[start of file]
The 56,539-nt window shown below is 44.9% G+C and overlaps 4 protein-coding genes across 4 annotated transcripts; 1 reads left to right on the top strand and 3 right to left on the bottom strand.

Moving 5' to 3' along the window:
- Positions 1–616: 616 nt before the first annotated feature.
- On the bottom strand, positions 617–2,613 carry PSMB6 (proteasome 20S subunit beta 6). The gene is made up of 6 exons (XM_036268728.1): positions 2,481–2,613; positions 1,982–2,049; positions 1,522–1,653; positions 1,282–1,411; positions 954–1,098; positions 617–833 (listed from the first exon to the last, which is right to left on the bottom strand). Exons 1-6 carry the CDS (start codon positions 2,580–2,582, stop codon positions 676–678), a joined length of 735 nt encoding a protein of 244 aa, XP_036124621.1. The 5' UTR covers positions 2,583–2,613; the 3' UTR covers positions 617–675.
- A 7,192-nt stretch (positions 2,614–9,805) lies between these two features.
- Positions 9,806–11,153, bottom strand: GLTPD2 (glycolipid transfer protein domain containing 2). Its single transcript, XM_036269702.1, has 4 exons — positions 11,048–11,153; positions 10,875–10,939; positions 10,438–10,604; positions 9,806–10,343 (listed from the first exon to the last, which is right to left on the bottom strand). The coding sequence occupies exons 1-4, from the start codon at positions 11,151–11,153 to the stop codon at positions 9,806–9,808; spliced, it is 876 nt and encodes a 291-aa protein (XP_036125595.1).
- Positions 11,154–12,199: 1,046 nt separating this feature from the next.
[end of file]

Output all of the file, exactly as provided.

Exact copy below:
The 56,539-nt window shown below is 44.9% G+C and overlaps 4 protein-coding genes across 4 annotated transcripts; 1 reads left to right on the top strand and 3 right to left on the bottom strand.

Moving 5' to 3' along the window:
- Positions 1–616: 616 nt before the first annotated feature.
- On the bottom strand, positions 617–2,613 carry PSMB6 (proteasome 20S subunit beta 6). The gene is made up of 6 exons (XM_036268728.1): positions 2,481–2,613; positions 1,982–2,049; positions 1,522–1,653; positions 1,282–1,411; positions 954–1,098; positions 617–833 (listed from the first exon to the last, which is right to left on the bottom strand). Exons 1-6 carry the CDS (start codon positions 2,580–2,582, stop codon positions 676–678), a joined length of 735 nt encoding a protein of 244 aa, XP_036124621.1. The 5' UTR covers positions 2,583–2,613; the 3' UTR covers positions 617–675.
- A 7,192-nt stretch (positions 2,614–9,805) lies between these two features.
- Positions 9,806–11,153, bottom strand: GLTPD2 (glycolipid transfer protein domain containing 2). Its single transcript, XM_036269702.1, has 4 exons — positions 11,048–11,153; positions 10,875–10,939; positions 10,438–10,604; positions 9,806–10,343 (listed from the first exon to the last, which is right to left on the bottom strand). The coding sequence occupies exons 1-4, from the start codon at positions 11,151–11,153 to the stop codon at positions 9,806–9,808; spliced, it is 876 nt and encodes a 291-aa protein (XP_036125595.1).
- Positions 11,154–12,199: 1,046 nt separating this feature from the next.